Polycystic Ovarian Syndrome is as mysterious as it is complicated. Among the leading theories behind the cause of this endocrine disorder that can wreak havoc on every reproductive stage in a woman's life, centers around the otherwise pretty boring anti-Müllerian hormone.
PCOS affects 1 in 10 women of reproductive age. It is a beast to contend with! Not only does this hormonal imbalance significantly raise the risk for diabetes, hypertension, obesity, mood disorders, and endometrial cancer, but its primary consequences hit the very core of women ages 20-35:
- Fertility -- an egg isn't released every menstrual cycle, making it more difficult to conceive;
- Pregnancy -- the hormone imbalance raises the risk of miscarriage, gestational diabetes, preeclampsia, and therefore cesarean delivery;
- Breastfeeding -- the hormone imbalance can cause chronically low breast milk supply.
Related: Low Breast Milk Supply? It May Be Mammary Hypoplasia.
As you can imagine, PCOS can be a difficult condition to live with. Considering how common it is and how substantially PCOS can influence newborn health, any breakthrough as to its cause could mean a big domino effect on the well-being of future families.
We now know that PCOS has two prominent features to its characteristic hormonal imbalance:
- High levels of androgens -- Generally known as "male hormones," all women make small amounts of androgens such as testosterone. Women with PCOS make higher amounts.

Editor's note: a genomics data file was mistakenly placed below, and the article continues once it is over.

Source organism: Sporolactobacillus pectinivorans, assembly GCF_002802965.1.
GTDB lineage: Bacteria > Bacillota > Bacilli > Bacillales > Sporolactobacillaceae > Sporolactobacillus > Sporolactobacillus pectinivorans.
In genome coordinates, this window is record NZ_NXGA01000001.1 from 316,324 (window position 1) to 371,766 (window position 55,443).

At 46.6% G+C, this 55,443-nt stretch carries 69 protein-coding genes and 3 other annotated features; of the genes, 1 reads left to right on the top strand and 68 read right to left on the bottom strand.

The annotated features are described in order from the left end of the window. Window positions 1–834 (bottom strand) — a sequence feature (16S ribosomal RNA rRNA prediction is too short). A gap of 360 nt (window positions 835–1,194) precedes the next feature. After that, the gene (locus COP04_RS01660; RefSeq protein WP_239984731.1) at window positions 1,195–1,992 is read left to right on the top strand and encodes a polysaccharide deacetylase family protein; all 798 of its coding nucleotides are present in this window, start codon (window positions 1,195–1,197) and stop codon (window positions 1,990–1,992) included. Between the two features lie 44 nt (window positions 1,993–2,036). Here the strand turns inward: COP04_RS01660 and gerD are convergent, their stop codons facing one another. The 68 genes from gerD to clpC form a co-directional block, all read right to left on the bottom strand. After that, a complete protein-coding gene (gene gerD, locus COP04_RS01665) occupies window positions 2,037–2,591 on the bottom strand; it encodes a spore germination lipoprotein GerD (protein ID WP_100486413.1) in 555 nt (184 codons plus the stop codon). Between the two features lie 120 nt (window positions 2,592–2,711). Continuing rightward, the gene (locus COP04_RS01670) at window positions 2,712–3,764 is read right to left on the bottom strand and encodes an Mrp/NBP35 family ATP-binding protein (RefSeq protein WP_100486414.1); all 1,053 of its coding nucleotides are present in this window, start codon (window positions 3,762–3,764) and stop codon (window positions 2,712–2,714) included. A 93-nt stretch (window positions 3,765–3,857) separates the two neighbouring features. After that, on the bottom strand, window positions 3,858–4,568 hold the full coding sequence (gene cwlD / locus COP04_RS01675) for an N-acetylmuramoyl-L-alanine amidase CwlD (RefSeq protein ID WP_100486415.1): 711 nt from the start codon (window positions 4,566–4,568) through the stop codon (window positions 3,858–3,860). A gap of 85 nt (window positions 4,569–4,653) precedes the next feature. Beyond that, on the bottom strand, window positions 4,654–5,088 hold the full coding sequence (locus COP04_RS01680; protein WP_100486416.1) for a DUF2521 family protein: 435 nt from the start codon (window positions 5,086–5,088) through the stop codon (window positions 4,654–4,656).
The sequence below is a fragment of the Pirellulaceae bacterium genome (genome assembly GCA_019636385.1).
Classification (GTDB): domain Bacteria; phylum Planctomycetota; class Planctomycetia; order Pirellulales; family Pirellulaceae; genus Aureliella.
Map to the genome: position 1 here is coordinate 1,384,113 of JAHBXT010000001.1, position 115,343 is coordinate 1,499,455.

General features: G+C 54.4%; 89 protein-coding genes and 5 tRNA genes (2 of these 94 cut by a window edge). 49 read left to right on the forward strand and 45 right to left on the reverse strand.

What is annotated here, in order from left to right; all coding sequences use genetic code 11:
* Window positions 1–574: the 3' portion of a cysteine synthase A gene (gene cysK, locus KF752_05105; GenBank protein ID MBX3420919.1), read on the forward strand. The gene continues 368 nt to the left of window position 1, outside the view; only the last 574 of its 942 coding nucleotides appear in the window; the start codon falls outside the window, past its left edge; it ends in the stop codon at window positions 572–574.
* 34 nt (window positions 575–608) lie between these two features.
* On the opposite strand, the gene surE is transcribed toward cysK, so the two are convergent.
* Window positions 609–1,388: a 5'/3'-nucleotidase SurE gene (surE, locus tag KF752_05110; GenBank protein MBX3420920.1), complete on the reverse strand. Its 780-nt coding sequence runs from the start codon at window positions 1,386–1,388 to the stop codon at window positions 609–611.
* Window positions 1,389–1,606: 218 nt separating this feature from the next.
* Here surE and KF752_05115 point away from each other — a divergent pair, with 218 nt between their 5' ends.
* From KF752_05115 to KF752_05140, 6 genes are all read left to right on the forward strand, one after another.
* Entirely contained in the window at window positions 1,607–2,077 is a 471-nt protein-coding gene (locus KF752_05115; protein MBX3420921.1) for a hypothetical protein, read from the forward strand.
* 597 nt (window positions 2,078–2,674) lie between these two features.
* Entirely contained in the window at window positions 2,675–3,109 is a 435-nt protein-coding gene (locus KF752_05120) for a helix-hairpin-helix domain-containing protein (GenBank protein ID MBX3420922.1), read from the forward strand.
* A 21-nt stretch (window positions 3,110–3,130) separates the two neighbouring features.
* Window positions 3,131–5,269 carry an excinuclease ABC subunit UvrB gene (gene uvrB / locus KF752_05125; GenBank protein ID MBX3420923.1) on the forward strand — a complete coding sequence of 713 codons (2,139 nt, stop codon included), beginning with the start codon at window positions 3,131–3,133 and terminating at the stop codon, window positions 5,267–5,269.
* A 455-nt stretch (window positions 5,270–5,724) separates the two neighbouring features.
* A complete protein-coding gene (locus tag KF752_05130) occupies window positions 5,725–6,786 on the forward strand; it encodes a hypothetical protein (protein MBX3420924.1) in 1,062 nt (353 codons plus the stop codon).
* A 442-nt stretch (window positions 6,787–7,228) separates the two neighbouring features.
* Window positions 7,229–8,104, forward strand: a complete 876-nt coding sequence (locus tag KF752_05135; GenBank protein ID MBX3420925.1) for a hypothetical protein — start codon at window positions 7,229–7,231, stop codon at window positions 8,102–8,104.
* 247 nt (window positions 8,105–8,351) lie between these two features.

- High levels of insulin -- A hormone that regulates metabolism, higher levels of insulin can put women with PCOS at risk of developing type 2 diabetes.
Ever heard of it? Probably not, because its most life-changing function exists for such a short time in human development -- the first 8 weeks in-utero -- though its impact is lifelong and extremely significant. Anti-Müllerian hormone is responsible for turning your embryo into a boy or a girl.
Related: 11 Goals to Aim for When Raising Your Son
So what does this matter to PCOS? Well, anti-Müllerian hormone shuts down the otherwise automatic development of an embryo's female reproductive tract so that male gonads develop instead. The theory is that women with PCOS were exposed to an imbalance of anti-Müllerian hormone when they were embryos so that their female reproductive organs developed but also the propensity for higher androgen levels.
Exactly what causes the imbalance of anti-Müllerian hormone is unknown, but it seems the research is pointing toward it being a genetic component of PCOS. This would explain why PCOS tends to run in families.
This may seem like bad news when the hope is find the problem and fix it. Yet hope is definitely not lost here. Every piece of the PCOS puzzle counts. We're always one step closer to finding a better treatment and maybe, one day, a cure.
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